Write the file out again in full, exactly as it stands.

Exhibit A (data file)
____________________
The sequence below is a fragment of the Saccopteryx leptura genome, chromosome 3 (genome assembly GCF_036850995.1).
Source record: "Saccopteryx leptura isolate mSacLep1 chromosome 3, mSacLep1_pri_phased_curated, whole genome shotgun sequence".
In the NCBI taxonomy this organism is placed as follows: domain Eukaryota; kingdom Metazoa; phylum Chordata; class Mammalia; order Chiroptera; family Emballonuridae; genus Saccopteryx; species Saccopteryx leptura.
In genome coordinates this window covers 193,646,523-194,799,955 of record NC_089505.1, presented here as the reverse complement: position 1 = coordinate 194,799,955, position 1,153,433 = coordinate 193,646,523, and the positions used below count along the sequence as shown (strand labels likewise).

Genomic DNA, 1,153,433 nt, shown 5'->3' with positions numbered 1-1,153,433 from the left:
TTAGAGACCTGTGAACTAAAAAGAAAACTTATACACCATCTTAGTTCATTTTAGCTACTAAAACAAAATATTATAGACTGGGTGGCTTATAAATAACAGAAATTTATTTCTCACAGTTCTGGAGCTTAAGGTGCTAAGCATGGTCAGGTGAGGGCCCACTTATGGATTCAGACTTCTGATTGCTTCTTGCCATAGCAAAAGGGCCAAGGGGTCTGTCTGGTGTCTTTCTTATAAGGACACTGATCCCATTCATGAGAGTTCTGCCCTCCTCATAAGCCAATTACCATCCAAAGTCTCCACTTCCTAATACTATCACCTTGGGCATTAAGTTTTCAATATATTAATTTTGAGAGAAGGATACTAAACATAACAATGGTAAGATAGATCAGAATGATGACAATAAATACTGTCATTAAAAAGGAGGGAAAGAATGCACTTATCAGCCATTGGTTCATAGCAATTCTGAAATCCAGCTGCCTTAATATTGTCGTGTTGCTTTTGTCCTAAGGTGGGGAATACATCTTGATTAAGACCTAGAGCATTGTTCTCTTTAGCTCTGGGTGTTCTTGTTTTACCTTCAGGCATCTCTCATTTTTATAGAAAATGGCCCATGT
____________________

The sequence below is a fragment of the Saccopteryx leptura genome, chromosome 3 (genome assembly GCF_036850995.1).
Source record: "Saccopteryx leptura isolate mSacLep1 chromosome 3, mSacLep1_pri_phased_curated, whole genome shotgun sequence".
In the NCBI taxonomy this organism is placed as follows: domain Eukaryota; kingdom Metazoa; phylum Chordata; class Mammalia; order Chiroptera; family Emballonuridae; genus Saccopteryx; species Saccopteryx leptura.
In genome coordinates this window covers 193,646,523-194,799,955 of record NC_089505.1, presented here as the reverse complement: position 1 = coordinate 194,799,955, position 1,153,433 = coordinate 193,646,523, and the positions used below count along the sequence as shown (strand labels likewise).

Genomic DNA, 1,153,433 nt, shown 5'->3' with positions numbered 1-1,153,433 from the left:
TTAGAGACCTGTGAACTAAAAAGAAAACTTATACACCATCTTAGTTCATTTTAGCTACTAAAACAAAATATTATAGACTGGGTGGCTTATAAATAACAGAAATTTATTTCTCACAGTTCTGGAGCTTAAGGTGCTAAGCATGGTCAGGTGAGGGCCCACTTATGGATTCAGACTTCTGATTGCTTCTTGCCATAGCAAAAGGGCCAAGGGGTCTGTCTGGTGTCTTTCTTATAAGGACACTGATCCCATTCATGAGAGTTCTGCCCTCCTCATAAGCCAATTACCATCCAAAGTCTCCACTTCCTAATACTATCACCTTGGGCATTAAGTTTTCAATATATTAATTTTGAGAGAAGGATACTAAACATAACAATGGTAAGATAGATCAGAATGATGACAATAAATACTGTCATTAAAAAGGAGGGAAAGAATGCACTTATCAGCCATTGGTTCATAGCAATTCTGAAATCCAGCTGCCTTAATATTGTCGTGTTGCTTTTGTCCTAAGGTGGGGAATACATCTTGATTAAGACCTAGAGCATTGTTCTCTTTAGCTCTGGGTGTTCTTGTTTTACCTTCAGGCATCTCTCATTTTTATAGAAAATGGCCCATGT